A hybrid (green + credit) rating for distribution companies (discoms) would boost progress on decarbonisation goals
To encourage change in high-carbon sectors, India’s power authorities could introduce a green rating when assessing financial support and bail-outs for power distribution companies (discoms), says a new report by the Institute for Energy Economics and Financial Analysis (IEEFA).
With India moving towards decarbonisation of its power sector, says report author and IEEFA contributor Saloni Sachdeva Michael, there is an urgent need to examine the financial risks of high-carbon portfolios, with a view to integrating green criteria into lending decisions and credit risk analyses applying to distribution companies.
“Establishing hybrid rating (green + credit) information systems is a fundamental task at the heart of green finance,” Sachdeva Michael says, “and is a necessary step to increase disclosure, transparency, and accountability of the Indian distribution sector.”
In the current annual credit rating system for discoms employed by the Power Finance Corporation (PFC) and the Rural Electrification Corporation (REC), the sole green parameter, the renewable purchase obligation (RPO), carries the least weight – and this is not conducive to the development of green finance and a sustainable, low-carbon economy.
“Considering the time and effort required to re-engineer a separate green rating,” Sachdeva Michael says, “the more logical next step is to strengthen the existing integrated rating methodology, drawing learning from the environmental, social, and governance (ESG) framework used for corporate ratings. New parameters can be added in a phased manner.”
The report makes four key recommendations to improve the disclosure, transparency and accountability of the distribution sector:
- Increase the weighting of the RPO, the sole green parameter in the current rating mechanism
- Add new green parameters to track performance on renewable energy, electric vehicles and energy efficiency
- Link bail-out packages for discoms to green performance based on a hybrid credit rating
- Align domestic banking with global green finance best practices
In the report, the term ‘green’ is used to refer to the decarbonisation of India’s power sector, which trickles down to the discoms. The overall goal is to enhance renewable energy uptake; electrify the transport sector via electric vehicles; increase ‘tail-end’ generation and utilisation through decentralised renewable energy solutions; and boost use of energy efficiency equipment and design, including solar pumps for improving agricultural and energy efficiency.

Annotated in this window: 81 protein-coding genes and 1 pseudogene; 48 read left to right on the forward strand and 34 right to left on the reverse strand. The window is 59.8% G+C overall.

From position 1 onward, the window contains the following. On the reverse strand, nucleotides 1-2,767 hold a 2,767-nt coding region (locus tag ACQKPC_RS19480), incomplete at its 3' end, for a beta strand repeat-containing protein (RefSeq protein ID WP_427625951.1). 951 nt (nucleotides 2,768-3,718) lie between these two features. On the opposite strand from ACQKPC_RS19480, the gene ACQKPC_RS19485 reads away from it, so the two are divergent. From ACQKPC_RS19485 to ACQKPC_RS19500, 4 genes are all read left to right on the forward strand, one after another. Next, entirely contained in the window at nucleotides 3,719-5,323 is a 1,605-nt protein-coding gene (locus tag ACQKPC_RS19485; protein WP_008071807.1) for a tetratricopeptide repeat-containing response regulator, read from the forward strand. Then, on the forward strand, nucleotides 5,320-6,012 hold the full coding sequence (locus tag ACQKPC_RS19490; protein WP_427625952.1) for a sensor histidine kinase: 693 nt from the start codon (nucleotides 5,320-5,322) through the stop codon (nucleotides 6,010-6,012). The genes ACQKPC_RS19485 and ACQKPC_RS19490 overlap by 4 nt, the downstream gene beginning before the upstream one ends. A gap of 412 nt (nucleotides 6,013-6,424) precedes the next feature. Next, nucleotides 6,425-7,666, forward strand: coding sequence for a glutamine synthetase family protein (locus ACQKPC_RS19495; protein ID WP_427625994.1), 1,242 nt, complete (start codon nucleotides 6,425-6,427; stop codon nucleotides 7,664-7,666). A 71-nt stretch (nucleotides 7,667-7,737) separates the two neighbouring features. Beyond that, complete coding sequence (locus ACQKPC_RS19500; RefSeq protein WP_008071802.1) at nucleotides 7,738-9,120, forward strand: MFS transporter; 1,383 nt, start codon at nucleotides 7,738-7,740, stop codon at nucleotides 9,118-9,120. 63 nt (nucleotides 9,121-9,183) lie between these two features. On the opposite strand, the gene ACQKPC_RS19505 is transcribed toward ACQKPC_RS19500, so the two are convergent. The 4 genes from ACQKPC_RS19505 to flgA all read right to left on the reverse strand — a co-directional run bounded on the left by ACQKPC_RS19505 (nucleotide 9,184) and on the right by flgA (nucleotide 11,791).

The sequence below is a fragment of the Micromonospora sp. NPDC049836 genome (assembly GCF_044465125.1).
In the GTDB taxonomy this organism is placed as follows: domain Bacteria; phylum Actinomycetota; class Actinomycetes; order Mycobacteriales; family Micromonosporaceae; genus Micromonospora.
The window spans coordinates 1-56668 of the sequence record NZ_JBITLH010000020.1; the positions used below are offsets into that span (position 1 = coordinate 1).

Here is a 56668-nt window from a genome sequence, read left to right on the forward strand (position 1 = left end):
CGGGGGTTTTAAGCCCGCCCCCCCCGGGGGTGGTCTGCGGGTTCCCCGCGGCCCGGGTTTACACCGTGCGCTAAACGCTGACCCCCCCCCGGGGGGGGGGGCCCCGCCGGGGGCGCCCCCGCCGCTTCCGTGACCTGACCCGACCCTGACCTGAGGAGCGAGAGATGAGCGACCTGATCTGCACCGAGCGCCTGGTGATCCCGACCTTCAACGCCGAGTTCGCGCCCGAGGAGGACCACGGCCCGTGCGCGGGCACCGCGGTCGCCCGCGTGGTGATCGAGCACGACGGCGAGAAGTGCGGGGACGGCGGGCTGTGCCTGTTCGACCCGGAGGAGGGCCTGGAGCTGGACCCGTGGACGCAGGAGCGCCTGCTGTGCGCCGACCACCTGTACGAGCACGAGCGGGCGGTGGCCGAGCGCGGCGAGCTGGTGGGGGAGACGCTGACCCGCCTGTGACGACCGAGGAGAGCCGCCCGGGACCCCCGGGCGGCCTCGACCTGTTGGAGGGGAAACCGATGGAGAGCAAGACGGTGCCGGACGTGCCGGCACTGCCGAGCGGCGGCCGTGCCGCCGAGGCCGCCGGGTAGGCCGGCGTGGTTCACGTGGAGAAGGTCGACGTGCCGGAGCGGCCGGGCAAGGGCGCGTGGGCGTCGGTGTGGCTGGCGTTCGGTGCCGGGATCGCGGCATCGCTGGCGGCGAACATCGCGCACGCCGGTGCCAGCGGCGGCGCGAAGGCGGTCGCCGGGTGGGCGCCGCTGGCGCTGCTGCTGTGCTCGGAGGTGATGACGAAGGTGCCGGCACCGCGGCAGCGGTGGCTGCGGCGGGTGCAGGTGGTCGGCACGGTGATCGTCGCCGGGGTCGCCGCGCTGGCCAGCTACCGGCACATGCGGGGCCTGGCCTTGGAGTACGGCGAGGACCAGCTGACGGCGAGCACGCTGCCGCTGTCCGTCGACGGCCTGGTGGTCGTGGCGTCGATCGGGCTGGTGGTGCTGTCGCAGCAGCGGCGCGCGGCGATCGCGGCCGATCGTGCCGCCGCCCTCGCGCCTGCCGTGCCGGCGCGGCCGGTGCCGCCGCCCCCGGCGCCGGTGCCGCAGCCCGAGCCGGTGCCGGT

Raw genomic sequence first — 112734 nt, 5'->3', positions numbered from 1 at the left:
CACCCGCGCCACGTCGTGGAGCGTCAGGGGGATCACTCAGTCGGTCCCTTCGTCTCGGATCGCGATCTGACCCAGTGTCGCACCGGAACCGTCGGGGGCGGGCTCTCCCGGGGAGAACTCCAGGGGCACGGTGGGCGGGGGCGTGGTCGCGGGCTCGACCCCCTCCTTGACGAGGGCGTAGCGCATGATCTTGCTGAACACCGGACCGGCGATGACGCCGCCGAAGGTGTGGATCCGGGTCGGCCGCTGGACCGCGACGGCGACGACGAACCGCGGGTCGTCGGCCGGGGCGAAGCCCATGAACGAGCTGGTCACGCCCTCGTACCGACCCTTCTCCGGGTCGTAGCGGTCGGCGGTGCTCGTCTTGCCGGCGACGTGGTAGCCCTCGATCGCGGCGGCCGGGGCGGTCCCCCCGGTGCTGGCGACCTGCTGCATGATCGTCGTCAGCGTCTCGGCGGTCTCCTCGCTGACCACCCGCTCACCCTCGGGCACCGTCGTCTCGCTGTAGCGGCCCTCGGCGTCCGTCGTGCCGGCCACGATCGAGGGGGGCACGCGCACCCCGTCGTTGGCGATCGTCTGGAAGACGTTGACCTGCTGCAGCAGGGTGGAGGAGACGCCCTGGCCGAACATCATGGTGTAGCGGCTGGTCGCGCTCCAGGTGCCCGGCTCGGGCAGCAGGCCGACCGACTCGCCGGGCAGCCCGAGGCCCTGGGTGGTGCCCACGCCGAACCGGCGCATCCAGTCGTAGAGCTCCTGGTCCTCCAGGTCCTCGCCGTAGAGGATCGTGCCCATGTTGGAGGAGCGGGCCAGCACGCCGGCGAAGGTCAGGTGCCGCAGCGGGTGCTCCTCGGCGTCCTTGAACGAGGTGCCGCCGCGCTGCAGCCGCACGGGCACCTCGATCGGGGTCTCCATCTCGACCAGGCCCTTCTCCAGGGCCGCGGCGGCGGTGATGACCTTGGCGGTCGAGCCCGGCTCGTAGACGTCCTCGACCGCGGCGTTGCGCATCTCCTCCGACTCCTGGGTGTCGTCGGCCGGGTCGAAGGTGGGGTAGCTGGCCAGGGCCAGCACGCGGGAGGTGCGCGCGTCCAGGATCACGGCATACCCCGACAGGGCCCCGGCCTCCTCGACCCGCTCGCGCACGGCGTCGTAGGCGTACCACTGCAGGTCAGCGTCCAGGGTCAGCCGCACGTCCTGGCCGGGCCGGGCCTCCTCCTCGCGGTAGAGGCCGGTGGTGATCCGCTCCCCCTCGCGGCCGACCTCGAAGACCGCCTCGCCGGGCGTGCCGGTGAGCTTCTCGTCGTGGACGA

To reach its target of 450 gigawatts (GW) of renewable energy capacity by 2030 India will need to deploy US$500bn in investments. Of this, US$300bn would be directed to wind and solar infrastructure, US$50bn to grid firming investments and US$150bn to expanding and modernising transmission. For state utilities, financial stability is a significant challenge to attracting the necessary investment.
In an overall examination of the distribution sector, Sachdeva Michael says despite central and state government schemes and initiatives aimed at improving the discoms’ operations and financial health, the sector continues to be a resource drain on the national economy.
“Most distribution companies are making major losses as a result of expensive legacy thermal power purchase agreements, poor infrastructure and inefficient operations, among other factors,” she says.
The discoms have accumulated massive overdue payments to generators – Rs119,185 crore (US$16bn) as of June 2021 – creating a liquidity crunch across India’s entire power sector.
Looking ahead, she says, India is already making progress towards its aspiration to decarbonise and achieve energy independence. Critically, she reasons, making that aspiration a reality will strongly depend on the trajectory of the distribution sector.
Currently, tracking and monitoring of discoms’ decarbonisation plans and green performance is limited. The arrival of alternate financial instruments such as green bonds, combined with massive decarbonisation goals, shows the need to update the rating methodology to include parameters that help quantify green initiatives undertaken by the discoms.
“A hybrid rating that incorporates both green and credit performance of discoms will provide a true picture of the sector’s green disclosure and readiness for the energy transition,” says Sachdeva Michael.